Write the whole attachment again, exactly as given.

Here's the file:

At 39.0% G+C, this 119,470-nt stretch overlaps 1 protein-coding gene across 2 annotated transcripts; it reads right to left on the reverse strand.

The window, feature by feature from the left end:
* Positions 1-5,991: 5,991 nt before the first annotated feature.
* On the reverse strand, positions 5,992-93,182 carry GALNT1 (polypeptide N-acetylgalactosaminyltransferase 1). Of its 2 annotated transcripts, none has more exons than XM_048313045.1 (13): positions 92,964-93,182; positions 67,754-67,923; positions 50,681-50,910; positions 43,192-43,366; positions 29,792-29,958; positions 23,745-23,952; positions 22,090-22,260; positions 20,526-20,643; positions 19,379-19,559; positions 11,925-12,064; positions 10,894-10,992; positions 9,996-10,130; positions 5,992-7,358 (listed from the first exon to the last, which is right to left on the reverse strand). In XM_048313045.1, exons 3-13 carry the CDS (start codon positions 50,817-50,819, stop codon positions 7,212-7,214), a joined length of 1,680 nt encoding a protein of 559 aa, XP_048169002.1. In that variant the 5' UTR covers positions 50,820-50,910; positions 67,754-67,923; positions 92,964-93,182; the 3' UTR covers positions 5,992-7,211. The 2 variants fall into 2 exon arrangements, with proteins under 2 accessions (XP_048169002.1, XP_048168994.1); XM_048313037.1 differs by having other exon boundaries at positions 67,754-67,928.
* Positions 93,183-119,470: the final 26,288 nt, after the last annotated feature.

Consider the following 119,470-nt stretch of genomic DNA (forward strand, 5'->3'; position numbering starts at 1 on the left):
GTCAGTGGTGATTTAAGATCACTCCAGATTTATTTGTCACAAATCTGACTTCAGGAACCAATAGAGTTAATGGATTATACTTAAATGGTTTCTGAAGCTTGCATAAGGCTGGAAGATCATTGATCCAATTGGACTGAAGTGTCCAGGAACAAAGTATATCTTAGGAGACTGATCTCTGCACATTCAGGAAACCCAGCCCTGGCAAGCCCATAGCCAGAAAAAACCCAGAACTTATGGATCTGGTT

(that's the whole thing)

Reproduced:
At 39.0% G+C, this 119,470-nt stretch overlaps 1 protein-coding gene across 2 annotated transcripts; it reads right to left on the reverse strand.

The window, feature by feature from the left end:
* Positions 1-5,991: 5,991 nt before the first annotated feature.
* On the reverse strand, positions 5,992-93,182 carry GALNT1 (polypeptide N-acetylgalactosaminyltransferase 1). Of its 2 annotated transcripts, none has more exons than XM_048313045.1 (13): positions 92,964-93,182; positions 67,754-67,923; positions 50,681-50,910; positions 43,192-43,366; positions 29,792-29,958; positions 23,745-23,952; positions 22,090-22,260; positions 20,526-20,643; positions 19,379-19,559; positions 11,925-12,064; positions 10,894-10,992; positions 9,996-10,130; positions 5,992-7,358 (listed from the first exon to the last, which is right to left on the reverse strand). In XM_048313045.1, exons 3-13 carry the CDS (start codon positions 50,817-50,819, stop codon positions 7,212-7,214), a joined length of 1,680 nt encoding a protein of 559 aa, XP_048169002.1. In that variant the 5' UTR covers positions 50,820-50,910; positions 67,754-67,923; positions 92,964-93,182; the 3' UTR covers positions 5,992-7,211. The 2 variants fall into 2 exon arrangements, with proteins under 2 accessions (XP_048169002.1, XP_048168994.1); XM_048313037.1 differs by having other exon boundaries at positions 67,754-67,928.
* Positions 93,183-119,470: the final 26,288 nt, after the last annotated feature.

Consider the following 119,470-nt stretch of genomic DNA (forward strand, 5'->3'; position numbering starts at 1 on the left):
GTCAGTGGTGATTTAAGATCACTCCAGATTTATTTGTCACAAATCTGACTTCAGGAACCAATAGAGTTAATGGATTATACTTAAATGGTTTCTGAAGCTTGCATAAGGCTGGAAGATCATTGATCCAATTGGACTGAAGTGTCCAGGAACAAAGTATATCTTAGGAGACTGATCTCTGCACATTCAGGAAACCCAGCCCTGGCAAGCCCATAGCCAGAAAAAACCCAGAACTTATGGATCTGGTT